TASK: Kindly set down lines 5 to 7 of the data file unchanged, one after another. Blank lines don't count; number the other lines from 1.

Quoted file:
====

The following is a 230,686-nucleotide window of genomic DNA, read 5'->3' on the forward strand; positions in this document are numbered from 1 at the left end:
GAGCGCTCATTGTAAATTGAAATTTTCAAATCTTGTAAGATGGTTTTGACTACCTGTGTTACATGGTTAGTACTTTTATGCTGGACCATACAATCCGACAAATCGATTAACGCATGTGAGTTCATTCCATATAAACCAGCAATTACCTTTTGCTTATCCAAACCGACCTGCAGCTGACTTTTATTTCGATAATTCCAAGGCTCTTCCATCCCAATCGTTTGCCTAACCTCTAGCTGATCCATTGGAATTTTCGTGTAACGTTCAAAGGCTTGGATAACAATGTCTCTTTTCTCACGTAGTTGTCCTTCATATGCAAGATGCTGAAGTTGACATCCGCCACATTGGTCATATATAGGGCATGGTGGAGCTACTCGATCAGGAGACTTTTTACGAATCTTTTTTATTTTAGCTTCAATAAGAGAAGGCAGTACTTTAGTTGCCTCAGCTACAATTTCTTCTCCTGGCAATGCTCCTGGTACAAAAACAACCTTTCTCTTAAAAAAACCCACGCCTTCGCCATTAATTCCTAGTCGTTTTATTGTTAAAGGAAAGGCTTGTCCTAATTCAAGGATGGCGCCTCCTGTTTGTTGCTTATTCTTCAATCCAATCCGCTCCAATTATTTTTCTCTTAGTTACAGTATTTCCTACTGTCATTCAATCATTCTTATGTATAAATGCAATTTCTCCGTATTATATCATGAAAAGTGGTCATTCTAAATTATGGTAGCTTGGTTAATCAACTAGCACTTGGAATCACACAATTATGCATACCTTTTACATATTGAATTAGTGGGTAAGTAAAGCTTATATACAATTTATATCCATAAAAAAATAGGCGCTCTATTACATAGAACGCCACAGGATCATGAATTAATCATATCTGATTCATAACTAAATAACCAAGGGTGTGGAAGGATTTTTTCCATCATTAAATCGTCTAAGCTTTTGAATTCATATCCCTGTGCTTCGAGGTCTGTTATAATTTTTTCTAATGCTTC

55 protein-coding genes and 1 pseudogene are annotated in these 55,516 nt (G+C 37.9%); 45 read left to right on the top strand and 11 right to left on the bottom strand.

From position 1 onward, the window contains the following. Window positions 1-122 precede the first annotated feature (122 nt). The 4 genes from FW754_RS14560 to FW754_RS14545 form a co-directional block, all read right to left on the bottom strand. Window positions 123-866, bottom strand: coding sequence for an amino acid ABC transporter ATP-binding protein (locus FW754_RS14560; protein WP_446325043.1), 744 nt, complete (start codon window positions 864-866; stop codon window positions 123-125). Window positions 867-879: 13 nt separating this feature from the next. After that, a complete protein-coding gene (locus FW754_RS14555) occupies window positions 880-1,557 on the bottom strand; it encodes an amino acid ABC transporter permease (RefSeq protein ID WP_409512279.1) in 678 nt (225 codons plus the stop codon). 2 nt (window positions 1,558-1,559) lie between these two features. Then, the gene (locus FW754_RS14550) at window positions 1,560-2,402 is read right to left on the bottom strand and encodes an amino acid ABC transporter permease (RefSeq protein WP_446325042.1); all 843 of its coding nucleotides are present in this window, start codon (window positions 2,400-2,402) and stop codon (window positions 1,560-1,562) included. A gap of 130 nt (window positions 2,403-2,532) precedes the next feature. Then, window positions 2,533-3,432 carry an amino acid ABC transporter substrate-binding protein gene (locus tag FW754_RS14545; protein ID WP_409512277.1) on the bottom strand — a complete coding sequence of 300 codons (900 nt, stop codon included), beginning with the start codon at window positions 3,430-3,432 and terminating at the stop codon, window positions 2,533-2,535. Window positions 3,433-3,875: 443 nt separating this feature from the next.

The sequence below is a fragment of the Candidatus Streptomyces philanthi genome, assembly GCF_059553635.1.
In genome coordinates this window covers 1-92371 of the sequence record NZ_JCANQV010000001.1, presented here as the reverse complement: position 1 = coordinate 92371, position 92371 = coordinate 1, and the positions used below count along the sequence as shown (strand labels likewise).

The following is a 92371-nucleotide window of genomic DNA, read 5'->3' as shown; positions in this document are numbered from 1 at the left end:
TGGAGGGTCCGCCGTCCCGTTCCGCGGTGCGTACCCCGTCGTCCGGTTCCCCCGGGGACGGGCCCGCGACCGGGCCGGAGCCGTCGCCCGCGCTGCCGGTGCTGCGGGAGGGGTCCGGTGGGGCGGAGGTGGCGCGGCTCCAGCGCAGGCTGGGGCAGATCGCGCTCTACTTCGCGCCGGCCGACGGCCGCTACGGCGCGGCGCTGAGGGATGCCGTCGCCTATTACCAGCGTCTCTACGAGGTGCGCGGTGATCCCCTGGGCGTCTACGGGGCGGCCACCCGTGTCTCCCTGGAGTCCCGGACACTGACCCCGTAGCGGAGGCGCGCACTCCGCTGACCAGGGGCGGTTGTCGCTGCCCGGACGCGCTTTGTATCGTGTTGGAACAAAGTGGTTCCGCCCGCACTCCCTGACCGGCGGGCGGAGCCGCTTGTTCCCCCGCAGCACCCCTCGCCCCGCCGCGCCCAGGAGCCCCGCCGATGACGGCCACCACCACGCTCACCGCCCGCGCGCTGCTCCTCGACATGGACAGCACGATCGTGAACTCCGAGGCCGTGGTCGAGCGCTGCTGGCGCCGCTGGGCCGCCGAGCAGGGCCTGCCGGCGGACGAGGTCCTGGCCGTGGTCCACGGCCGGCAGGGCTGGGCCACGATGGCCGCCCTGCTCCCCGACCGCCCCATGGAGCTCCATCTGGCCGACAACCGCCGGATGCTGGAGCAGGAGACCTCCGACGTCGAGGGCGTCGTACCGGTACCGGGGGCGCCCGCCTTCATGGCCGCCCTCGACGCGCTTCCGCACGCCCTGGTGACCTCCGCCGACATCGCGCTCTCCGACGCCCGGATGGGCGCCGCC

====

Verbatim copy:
The sequence below is a fragment of the Candidatus Streptomyces philanthi genome, assembly GCF_059553635.1.
In genome coordinates this window covers 1-92371 of the sequence record NZ_JCANQV010000001.1, presented here as the reverse complement: position 1 = coordinate 92371, position 92371 = coordinate 1, and the positions used below count along the sequence as shown (strand labels likewise).

The following is a 92371-nucleotide window of genomic DNA, read 5'->3' as shown; positions in this document are numbered from 1 at the left end: